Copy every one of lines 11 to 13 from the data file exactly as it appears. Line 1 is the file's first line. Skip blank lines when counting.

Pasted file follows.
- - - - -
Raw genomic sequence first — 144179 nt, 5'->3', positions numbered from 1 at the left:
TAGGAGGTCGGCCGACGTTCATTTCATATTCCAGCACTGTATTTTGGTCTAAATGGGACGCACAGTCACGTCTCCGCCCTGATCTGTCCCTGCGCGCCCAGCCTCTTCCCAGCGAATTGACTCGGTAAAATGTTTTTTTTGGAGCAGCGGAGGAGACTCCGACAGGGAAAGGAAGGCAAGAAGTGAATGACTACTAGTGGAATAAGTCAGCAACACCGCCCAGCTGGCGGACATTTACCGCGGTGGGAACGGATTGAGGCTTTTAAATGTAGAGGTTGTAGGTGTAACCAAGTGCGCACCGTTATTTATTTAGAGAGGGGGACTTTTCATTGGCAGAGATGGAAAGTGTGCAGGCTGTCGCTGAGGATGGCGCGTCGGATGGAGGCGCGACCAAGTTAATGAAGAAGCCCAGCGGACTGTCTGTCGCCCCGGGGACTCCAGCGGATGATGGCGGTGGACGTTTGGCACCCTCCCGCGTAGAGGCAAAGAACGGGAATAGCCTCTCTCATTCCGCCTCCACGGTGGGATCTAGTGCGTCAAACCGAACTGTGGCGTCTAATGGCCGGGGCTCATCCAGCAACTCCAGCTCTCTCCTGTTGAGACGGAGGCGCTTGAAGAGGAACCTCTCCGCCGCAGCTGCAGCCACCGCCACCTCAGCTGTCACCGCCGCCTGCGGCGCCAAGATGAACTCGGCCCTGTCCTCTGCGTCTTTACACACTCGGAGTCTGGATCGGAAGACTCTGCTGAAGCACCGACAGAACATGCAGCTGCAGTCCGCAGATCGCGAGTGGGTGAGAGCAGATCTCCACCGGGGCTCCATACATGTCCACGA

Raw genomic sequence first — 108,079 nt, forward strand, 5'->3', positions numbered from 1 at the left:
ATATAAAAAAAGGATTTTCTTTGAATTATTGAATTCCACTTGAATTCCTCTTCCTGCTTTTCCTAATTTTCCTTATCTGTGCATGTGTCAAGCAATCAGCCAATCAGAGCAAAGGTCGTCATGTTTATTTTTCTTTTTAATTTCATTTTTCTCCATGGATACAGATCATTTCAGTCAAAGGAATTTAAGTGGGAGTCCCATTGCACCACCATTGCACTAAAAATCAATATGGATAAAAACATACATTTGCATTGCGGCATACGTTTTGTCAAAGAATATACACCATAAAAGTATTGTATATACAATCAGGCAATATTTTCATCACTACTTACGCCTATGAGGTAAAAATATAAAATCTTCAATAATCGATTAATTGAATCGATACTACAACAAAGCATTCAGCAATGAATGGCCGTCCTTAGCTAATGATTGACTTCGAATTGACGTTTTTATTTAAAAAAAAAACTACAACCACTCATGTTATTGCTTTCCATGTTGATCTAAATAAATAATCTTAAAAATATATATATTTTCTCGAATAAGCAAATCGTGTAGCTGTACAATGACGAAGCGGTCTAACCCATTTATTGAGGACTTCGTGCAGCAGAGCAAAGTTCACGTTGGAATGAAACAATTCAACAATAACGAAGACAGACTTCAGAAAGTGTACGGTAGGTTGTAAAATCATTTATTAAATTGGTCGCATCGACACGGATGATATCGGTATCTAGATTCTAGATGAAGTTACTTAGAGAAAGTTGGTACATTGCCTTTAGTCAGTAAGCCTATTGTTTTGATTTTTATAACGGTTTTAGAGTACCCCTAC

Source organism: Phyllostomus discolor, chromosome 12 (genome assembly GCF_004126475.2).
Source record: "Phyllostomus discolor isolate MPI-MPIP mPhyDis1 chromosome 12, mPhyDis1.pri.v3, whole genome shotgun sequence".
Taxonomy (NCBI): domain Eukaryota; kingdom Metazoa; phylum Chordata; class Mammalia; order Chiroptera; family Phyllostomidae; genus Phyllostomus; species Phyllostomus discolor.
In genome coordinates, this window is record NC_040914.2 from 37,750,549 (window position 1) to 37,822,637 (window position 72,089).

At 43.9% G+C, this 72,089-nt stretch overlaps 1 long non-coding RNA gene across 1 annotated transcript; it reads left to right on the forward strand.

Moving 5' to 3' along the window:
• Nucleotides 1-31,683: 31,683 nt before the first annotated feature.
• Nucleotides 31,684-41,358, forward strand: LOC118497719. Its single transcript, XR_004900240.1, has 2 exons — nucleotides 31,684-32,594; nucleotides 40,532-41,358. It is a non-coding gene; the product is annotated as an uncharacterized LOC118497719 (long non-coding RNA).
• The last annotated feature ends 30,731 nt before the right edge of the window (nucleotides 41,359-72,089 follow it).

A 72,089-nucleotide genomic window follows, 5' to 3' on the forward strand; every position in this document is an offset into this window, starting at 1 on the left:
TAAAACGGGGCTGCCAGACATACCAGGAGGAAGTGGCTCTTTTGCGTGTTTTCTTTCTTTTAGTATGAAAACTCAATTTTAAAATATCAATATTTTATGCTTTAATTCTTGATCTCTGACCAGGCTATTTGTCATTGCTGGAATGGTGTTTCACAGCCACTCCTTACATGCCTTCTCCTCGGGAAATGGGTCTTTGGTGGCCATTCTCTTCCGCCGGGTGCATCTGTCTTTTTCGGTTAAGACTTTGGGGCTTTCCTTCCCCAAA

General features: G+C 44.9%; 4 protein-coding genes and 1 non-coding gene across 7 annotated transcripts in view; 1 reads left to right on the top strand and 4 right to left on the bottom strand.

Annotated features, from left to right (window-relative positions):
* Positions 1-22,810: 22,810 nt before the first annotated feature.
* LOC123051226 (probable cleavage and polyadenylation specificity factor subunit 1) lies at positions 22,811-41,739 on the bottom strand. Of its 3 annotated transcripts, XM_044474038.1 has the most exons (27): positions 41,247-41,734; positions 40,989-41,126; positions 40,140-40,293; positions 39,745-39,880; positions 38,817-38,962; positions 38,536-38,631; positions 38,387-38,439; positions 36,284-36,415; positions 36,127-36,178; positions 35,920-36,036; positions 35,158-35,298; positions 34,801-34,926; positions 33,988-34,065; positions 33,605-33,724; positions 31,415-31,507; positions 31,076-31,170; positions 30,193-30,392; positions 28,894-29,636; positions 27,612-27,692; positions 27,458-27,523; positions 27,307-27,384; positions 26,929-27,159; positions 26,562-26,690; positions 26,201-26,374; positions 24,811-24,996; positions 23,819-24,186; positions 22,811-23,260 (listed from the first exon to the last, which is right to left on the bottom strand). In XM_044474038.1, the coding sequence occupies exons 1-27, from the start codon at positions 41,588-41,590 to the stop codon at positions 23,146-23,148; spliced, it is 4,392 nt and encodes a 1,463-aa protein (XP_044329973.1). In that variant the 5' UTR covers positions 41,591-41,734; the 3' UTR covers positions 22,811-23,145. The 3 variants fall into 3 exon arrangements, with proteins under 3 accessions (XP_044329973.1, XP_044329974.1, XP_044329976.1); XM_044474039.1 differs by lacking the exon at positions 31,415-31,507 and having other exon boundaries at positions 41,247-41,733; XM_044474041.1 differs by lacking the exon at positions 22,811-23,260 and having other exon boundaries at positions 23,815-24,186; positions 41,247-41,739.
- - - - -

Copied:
• Nucleotides 1-31,683: 31,683 nt before the first annotated feature.
• Nucleotides 31,684-41,358, forward strand: LOC118497719. Its single transcript, XR_004900240.1, has 2 exons — nucleotides 31,684-32,594; nucleotides 40,532-41,358. It is a non-coding gene; the product is annotated as an uncharacterized LOC118497719 (long non-coding RNA).
• The last annotated feature ends 30,731 nt before the right edge of the window (nucleotides 41,359-72,089 follow it).